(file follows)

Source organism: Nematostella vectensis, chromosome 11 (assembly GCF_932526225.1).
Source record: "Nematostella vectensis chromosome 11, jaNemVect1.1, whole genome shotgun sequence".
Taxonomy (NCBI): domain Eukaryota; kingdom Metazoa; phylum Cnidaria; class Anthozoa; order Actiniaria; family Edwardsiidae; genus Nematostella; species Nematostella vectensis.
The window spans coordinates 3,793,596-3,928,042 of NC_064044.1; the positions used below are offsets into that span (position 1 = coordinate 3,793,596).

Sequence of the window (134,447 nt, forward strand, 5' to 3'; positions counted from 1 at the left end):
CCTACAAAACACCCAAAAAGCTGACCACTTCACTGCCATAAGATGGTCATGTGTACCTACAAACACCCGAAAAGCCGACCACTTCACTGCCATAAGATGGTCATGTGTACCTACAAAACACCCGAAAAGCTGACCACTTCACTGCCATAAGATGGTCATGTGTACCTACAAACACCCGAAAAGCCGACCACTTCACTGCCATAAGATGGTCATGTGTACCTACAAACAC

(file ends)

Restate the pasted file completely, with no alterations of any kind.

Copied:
Source organism: Nematostella vectensis, chromosome 11 (assembly GCF_932526225.1).
Source record: "Nematostella vectensis chromosome 11, jaNemVect1.1, whole genome shotgun sequence".
Taxonomy (NCBI): domain Eukaryota; kingdom Metazoa; phylum Cnidaria; class Anthozoa; order Actiniaria; family Edwardsiidae; genus Nematostella; species Nematostella vectensis.
The window spans coordinates 3,793,596-3,928,042 of NC_064044.1; the positions used below are offsets into that span (position 1 = coordinate 3,793,596).

Sequence of the window (134,447 nt, forward strand, 5' to 3'; positions counted from 1 at the left end):
CCTACAAAACACCCAAAAAGCTGACCACTTCACTGCCATAAGATGGTCATGTGTACCTACAAACACCCGAAAAGCCGACCACTTCACTGCCATAAGATGGTCATGTGTACCTACAAAACACCCGAAAAGCTGACCACTTCACTGCCATAAGATGGTCATGTGTACCTACAAACACCCGAAAAGCCGACCACTTCACTGCCATAAGATGGTCATGTGTACCTACAAACAC